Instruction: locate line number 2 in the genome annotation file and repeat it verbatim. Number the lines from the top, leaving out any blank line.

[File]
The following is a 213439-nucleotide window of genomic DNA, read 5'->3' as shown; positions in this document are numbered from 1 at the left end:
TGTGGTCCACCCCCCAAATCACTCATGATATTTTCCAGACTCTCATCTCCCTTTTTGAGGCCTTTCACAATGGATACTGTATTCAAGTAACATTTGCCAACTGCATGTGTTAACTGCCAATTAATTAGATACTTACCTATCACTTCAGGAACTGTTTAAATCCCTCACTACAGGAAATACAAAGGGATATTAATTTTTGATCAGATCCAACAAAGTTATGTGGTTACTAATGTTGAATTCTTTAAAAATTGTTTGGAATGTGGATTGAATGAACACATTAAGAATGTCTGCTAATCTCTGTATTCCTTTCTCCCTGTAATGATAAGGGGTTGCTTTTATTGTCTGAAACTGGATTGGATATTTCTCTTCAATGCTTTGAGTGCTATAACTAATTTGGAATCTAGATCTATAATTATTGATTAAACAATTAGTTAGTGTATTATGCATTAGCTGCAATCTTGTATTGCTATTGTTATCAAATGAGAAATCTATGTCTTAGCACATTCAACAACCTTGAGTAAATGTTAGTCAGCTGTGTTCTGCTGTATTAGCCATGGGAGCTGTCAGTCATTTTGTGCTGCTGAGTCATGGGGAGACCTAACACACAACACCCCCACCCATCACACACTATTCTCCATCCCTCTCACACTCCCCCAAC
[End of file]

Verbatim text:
TGTGGTCCACCCCCCAAATCACTCATGATATTTTCCAGACTCTCATCTCCCTTTTTGAGGCCTTTCACAATGGATACTGTATTCAAGTAACATTTGCCAACTGCATGTGTTAACTGCCAATTAATTAGATACTTACCTATCACTTCAGGAACTGTTTAAATCCCTCACTACAGGAAATACAAAGGGATATTAATTTTTGATCAGATCCAACAAAGTTATGTGGTTACTAATGTTGAATTCTTTAAAAATTGTTTGGAATGTGGATTGAATGAACACATTAAGAATGTCTGCTAATCTCTGTATTCCTTTCTCCCTGTAATGATAAGGGGTTGCTTTTATTGTCTGAAACTGGATTGGATATTTCTCTTCAATGCTTTGAGTGCTATAACTAATTTGGAATCTAGATCTATAATTATTGATTAAACAATTAGTTAGTGTATTATGCATTAGCTGCAATCTTGTATTGCTATTGTTATCAAATGAGAAATCTATGTCTTAGCACATTCAACAACCTTGAGTAAATGTTAGTCAGCTGTGTTCTGCTGTATTAGCCATGGGAGCTGTCAGTCATTTTGTGCTGCTGAGTCATGGGGAGACCTAACACACAACACCCCCACCCATCACACACTATTCTCCATCCCTCTCACACTCCCCCAAC